Al Qaeda’s Terrorists Exploit Holes in Air Cargo Security
London. One of two powerful bombs mailed from Yemen to Chicago-area synagogues traveled on two passenger planes within the Middle East, a Qatar Airways spokesman said on Sunday. The United States said the plot bears the hallmarks of Al Qaeda’s offshoot in Yemen and vowed to destroy the group.
The airline spokesman said a package containing explosives hidden in a printer cartridge arrived in Qatar Airways’ hub in Doha, on one of its flights from the Yemeni capital Sanaa. It was then shipped on a separate Qatar Airways plane to Dubai in the United Arab Emirates, where it was discovered by authorities. A second, similar package turned up in England on Friday.
The plot was the latest to expose persistent security gaps in international air travel and cargo shipping nearly a decade after the Sept. 11, 2001 attacks and showed terrorists appear to be probing those vulnerabilities.
In Washington, President Barack Obama’s deputy national security adviser John Brennan said authorities “have to presume” there might be more potential mail bombs like the ones pulled from planes in England and the United Arab Emirates.
US inspectors were heading to Yemen to monitor cargo security practices and pinpoint holes in the system. An internal government report said the team of six inspectors from the Transportation Security Administration will give Yemeni officials recommendations and training to improve cargo security. The report also says the agency is considering extending its security directive to increase inspection of cargo for all flights through Nov. 8.
“We’re trying to get a better handle on what else may be out there,’’ Brennan said on Sunday. “We’re trying to understand better what we may be facing.” He added it “would be very imprudent to presume that there are no other packages out there.”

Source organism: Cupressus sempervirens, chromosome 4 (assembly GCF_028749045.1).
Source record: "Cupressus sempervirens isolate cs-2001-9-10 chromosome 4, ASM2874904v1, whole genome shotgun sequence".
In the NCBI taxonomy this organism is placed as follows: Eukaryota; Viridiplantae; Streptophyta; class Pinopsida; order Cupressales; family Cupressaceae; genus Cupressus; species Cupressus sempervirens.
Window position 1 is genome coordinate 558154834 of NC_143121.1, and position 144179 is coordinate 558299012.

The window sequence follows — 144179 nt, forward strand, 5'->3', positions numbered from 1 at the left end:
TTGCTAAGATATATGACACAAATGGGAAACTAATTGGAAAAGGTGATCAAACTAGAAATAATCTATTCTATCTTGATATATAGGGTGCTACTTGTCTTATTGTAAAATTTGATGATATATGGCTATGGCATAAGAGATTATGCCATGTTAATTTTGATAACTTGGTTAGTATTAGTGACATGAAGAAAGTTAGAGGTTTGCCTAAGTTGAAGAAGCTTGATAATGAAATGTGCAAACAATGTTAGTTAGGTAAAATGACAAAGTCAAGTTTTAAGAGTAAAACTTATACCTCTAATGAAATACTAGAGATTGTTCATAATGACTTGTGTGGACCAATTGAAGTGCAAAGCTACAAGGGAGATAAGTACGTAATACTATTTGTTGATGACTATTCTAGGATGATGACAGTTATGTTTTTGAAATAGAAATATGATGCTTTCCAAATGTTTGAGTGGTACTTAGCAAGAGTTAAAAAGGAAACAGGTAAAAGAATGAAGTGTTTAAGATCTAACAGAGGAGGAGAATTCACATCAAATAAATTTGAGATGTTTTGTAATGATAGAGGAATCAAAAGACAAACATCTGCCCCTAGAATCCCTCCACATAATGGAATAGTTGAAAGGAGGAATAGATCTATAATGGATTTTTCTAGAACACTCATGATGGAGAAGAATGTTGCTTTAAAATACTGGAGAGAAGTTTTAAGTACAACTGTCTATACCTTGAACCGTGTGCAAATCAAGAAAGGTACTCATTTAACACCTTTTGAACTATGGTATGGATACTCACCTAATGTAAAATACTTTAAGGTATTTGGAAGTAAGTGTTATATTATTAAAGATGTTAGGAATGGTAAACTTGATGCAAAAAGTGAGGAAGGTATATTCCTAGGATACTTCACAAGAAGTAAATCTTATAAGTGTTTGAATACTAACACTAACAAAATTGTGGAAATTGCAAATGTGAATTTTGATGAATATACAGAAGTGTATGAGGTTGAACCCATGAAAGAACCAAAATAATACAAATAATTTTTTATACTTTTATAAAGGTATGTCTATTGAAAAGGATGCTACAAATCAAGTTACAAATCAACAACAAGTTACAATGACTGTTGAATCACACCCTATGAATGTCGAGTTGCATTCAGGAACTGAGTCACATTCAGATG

British Prime Minister David Cameron said he believed the explosive device found in central England was intended to detonate on the plane, while British Home Secretary Theresa May said the bomb was powerful enough to take down the aircraft. A US official said the second device found in Dubai was thought to be similar in strength.
A US official and a British security consultant said on Sunday that the bomb that turned up in England nearly slipped past investigators even after they were tipped off. The near-miss shows it was sophisticated enough to escape notice.
Brennan said the bombs were “very sophisticated.”
In Yemen on Sunday, police were searching for additional suspects after arresting a female computer engineering student suspected of mailing the packages and also detaining her mother.
Yemeni President Ali Abdullah Saleh said that the United States and United Arab Emirates had provided intelligence that helped identify the woman suspected of mailing the packages.
The 22-year-old Hanan al-Samawi is a student at the University of Sanaa, said Yemeni rights activist Abdel-Rahman Barman.
According to her university colleagues, al-Samawi is not known to be involved in any political activity or to have ties to any Islamic groups, Barman said. He said she had not been allowed access to a lawyer.
Yemeni officials pointed to additional suspects believed to have used forged documents and ID cards. One member of Yemen’s anti-terrorism unit said the other suspects were tied to Al Qaeda.
Experts caution that cargo, even when loaded onto passenger planes, is lightly inspected or even completely unexamined, particularly when it comes from countries without well-developed aviation security systems.
Most countries require parcels placed on passenger flights by international shipping companies to go through at least one security check. Methods include hand checks, sniffer dogs, X-ray machines and high-tech devices that can find traces of explosives on paper or cloth swabs.
But air shipping is governed by a patchwork of inconsistent controls that make packages a potential threat even to passenger jets, experts said.